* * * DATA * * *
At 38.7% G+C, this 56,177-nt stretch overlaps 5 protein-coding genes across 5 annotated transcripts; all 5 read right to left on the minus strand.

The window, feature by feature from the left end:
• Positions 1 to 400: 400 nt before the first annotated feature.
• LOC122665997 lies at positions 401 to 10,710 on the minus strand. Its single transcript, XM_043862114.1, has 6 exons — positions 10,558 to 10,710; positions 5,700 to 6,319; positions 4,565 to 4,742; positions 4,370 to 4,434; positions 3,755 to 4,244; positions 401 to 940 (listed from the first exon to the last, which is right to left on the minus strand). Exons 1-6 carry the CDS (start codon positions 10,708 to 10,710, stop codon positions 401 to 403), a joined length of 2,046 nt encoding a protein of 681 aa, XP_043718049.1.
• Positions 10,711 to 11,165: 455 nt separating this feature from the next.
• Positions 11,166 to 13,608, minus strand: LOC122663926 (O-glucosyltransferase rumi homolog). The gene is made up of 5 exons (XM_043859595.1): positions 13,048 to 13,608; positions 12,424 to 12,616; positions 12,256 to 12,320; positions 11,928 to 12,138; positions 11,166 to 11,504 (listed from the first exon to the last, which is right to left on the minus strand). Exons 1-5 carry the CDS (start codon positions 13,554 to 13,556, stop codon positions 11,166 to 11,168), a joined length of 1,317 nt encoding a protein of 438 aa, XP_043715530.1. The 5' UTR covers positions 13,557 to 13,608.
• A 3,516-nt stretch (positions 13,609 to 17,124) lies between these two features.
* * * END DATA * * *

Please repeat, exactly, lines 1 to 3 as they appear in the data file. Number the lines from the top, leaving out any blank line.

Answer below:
At 38.7% G+C, this 56,177-nt stretch overlaps 5 protein-coding genes across 5 annotated transcripts; all 5 read right to left on the minus strand.

The window, feature by feature from the left end:
• Positions 1 to 400: 400 nt before the first annotated feature.